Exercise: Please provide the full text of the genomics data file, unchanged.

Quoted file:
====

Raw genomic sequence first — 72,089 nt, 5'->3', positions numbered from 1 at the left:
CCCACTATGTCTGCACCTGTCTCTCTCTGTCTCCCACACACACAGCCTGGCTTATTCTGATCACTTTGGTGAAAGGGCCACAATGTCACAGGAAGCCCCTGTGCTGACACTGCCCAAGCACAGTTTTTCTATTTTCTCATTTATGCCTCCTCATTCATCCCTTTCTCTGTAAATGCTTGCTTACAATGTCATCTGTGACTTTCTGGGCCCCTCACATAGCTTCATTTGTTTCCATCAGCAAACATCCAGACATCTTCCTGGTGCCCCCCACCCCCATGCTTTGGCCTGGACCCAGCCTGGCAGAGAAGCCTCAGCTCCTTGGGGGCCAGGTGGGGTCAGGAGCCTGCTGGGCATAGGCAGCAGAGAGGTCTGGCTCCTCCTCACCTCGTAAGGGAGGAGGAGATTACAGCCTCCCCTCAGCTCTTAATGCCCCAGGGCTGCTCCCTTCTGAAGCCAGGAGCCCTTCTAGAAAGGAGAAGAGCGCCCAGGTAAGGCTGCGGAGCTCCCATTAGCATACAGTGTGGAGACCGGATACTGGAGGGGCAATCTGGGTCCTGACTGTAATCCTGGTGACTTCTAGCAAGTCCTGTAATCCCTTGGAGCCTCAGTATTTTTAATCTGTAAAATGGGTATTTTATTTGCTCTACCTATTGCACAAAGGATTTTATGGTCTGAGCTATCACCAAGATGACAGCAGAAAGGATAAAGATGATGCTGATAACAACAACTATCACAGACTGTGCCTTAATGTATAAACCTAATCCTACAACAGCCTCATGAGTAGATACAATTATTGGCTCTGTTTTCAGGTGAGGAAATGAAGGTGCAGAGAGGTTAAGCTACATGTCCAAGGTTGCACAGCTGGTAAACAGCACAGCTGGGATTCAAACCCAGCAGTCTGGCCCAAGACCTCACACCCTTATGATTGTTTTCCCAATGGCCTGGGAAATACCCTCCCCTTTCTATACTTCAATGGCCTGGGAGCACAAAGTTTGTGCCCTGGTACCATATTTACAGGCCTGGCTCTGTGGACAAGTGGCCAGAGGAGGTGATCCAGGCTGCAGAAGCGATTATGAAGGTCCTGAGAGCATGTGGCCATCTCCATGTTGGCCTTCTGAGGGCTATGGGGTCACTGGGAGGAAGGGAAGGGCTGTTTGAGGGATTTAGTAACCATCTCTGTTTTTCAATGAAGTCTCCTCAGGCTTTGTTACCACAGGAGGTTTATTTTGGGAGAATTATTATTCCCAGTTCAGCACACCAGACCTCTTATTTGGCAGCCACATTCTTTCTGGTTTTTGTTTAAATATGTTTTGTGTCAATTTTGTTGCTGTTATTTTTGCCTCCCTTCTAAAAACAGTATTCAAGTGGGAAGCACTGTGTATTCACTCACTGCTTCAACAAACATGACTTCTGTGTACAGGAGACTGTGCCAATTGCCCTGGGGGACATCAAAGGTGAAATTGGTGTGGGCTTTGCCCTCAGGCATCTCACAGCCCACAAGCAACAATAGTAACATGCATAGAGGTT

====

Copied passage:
Raw genomic sequence first — 72,089 nt, 5'->3', positions numbered from 1 at the left:
CCCACTATGTCTGCACCTGTCTCTCTCTGTCTCCCACACACACAGCCTGGCTTATTCTGATCACTTTGGTGAAAGGGCCACAATGTCACAGGAAGCCCCTGTGCTGACACTGCCCAAGCACAGTTTTTCTATTTTCTCATTTATGCCTCCTCATTCATCCCTTTCTCTGTAAATGCTTGCTTACAATGTCATCTGTGACTTTCTGGGCCCCTCACATAGCTTCATTTGTTTCCATCAGCAAACATCCAGACATCTTCCTGGTGCCCCCCACCCCCATGCTTTGGCCTGGACCCAGCCTGGCAGAGAAGCCTCAGCTCCTTGGGGGCCAGGTGGGGTCAGGAGCCTGCTGGGCATAGGCAGCAGAGAGGTCTGGCTCCTCCTCACCTCGTAAGGGAGGAGGAGATTACAGCCTCCCCTCAGCTCTTAATGCCCCAGGGCTGCTCCCTTCTGAAGCCAGGAGCCCTTCTAGAAAGGAGAAGAGCGCCCAGGTAAGGCTGCGGAGCTCCCATTAGCATACAGTGTGGAGACCGGATACTGGAGGGGCAATCTGGGTCCTGACTGTAATCCTGGTGACTTCTAGCAAGTCCTGTAATCCCTTGGAGCCTCAGTATTTTTAATCTGTAAAATGGGTATTTTATTTGCTCTACCTATTGCACAAAGGATTTTATGGTCTGAGCTATCACCAAGATGACAGCAGAAAGGATAAAGATGATGCTGATAACAACAACTATCACAGACTGTGCCTTAATGTATAAACCTAATCCTACAACAGCCTCATGAGTAGATACAATTATTGGCTCTGTTTTCAGGTGAGGAAATGAAGGTGCAGAGAGGTTAAGCTACATGTCCAAGGTTGCACAGCTGGTAAACAGCACAGCTGGGATTCAAACCCAGCAGTCTGGCCCAAGACCTCACACCCTTATGATTGTTTTCCCAATGGCCTGGGAAATACCCTCCCCTTTCTATACTTCAATGGCCTGGGAGCACAAAGTTTGTGCCCTGGTACCATATTTACAGGCCTGGCTCTGTGGACAAGTGGCCAGAGGAGGTGATCCAGGCTGCAGAAGCGATTATGAAGGTCCTGAGAGCATGTGGCCATCTCCATGTTGGCCTTCTGAGGGCTATGGGGTCACTGGGAGGAAGGGAAGGGCTGTTTGAGGGATTTAGTAACCATCTCTGTTTTTCAATGAAGTCTCCTCAGGCTTTGTTACCACAGGAGGTTTATTTTGGGAGAATTATTATTCCCAGTTCAGCACACCAGACCTCTTATTTGGCAGCCACATTCTTTCTGGTTTTTGTTTAAATATGTTTTGTGTCAATTTTGTTGCTGTTATTTTTGCCTCCCTTCTAAAAACAGTATTCAAGTGGGAAGCACTGTGTATTCACTCACTGCTTCAACAAACATGACTTCTGTGTACAGGAGACTGTGCCAATTGCCCTGGGGGACATCAAAGGTGAAATTGGTGTGGGCTTTGCCCTCAGGCATCTCACAGCCCACAAGCAACAATAGTAACATGCATAGAGGTT